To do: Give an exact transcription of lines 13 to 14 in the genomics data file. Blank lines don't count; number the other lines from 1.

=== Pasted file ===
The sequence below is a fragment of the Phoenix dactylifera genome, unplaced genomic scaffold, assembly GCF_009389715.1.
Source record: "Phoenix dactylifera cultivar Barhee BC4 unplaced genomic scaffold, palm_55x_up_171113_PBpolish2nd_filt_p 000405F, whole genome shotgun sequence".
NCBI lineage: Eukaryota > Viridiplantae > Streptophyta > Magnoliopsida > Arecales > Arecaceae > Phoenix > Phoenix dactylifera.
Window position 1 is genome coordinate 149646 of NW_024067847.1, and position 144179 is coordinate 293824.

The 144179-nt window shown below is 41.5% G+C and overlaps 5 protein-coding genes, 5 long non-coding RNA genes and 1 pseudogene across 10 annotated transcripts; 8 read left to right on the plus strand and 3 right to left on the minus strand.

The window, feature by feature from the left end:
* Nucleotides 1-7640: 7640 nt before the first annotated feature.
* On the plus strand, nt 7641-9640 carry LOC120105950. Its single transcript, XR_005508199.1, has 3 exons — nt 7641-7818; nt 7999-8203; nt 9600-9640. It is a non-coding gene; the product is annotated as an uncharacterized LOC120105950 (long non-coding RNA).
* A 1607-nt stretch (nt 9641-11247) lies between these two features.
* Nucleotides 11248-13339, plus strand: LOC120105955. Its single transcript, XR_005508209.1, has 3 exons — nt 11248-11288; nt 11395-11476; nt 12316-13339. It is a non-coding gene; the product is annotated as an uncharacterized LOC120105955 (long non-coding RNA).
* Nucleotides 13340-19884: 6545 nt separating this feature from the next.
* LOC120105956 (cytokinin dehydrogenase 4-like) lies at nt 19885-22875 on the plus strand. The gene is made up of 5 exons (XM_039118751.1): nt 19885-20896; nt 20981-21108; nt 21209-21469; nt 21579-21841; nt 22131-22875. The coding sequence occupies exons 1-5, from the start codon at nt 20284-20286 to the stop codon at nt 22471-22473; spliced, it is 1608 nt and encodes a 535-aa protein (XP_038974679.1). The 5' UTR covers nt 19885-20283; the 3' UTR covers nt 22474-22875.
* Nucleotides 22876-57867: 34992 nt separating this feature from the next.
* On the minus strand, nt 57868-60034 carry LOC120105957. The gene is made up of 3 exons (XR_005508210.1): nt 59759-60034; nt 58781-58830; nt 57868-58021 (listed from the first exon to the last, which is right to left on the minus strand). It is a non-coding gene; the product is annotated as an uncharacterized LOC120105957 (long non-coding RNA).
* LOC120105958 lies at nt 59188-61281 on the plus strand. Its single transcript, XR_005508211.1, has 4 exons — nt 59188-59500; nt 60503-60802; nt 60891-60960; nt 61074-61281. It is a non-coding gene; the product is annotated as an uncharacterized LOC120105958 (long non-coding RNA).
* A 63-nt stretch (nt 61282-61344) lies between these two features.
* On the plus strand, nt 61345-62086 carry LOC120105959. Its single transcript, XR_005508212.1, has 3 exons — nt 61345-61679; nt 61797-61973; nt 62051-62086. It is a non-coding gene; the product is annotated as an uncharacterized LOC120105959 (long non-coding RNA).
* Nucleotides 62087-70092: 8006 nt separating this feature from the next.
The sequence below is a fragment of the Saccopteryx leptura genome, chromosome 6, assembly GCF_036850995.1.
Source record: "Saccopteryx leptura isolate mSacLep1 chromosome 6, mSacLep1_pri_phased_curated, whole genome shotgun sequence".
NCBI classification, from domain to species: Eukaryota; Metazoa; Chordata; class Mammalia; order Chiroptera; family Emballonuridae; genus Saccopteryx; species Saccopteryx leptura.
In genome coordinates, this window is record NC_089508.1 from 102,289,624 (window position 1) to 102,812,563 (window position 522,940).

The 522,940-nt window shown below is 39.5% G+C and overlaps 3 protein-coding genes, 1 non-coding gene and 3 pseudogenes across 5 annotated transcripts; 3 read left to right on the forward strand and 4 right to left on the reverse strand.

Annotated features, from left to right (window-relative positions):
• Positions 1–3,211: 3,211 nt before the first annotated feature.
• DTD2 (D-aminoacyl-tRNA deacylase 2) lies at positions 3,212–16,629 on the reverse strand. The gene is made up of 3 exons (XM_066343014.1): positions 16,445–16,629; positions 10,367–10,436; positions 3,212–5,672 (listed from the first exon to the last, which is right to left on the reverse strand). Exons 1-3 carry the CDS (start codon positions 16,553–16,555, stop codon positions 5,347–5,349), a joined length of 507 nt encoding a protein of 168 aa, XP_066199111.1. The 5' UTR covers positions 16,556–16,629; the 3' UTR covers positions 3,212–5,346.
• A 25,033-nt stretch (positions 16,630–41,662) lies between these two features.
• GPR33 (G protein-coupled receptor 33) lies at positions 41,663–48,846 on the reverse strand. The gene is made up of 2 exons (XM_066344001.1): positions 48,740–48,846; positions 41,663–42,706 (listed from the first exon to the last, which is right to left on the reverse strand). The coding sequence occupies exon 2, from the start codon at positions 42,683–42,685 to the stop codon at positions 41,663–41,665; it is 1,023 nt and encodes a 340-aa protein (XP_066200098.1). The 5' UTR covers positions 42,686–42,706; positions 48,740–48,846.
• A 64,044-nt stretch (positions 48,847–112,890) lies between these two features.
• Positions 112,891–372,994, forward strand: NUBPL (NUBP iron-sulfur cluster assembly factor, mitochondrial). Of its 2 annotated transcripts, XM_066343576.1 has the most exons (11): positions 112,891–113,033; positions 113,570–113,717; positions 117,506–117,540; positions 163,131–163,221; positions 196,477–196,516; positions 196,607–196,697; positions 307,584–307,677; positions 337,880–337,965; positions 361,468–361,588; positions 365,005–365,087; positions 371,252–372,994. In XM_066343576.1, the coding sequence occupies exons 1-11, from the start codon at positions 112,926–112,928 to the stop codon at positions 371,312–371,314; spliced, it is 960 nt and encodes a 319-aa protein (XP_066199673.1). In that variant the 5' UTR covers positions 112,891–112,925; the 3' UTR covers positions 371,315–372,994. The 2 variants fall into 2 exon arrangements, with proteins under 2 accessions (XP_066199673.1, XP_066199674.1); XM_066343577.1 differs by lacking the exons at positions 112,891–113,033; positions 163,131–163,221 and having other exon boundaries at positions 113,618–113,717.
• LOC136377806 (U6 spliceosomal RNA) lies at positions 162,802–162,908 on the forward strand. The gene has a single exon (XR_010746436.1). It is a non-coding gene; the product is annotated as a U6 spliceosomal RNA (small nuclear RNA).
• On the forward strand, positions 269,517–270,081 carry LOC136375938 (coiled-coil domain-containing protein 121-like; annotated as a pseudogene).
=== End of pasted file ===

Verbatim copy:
* Nucleotides 22876-57867: 34992 nt separating this feature from the next.
* On the minus strand, nt 57868-60034 carry LOC120105957. The gene is made up of 3 exons (XR_005508210.1): nt 59759-60034; nt 58781-58830; nt 57868-58021 (listed from the first exon to the last, which is right to left on the minus strand). It is a non-coding gene; the product is annotated as an uncharacterized LOC120105957 (long non-coding RNA).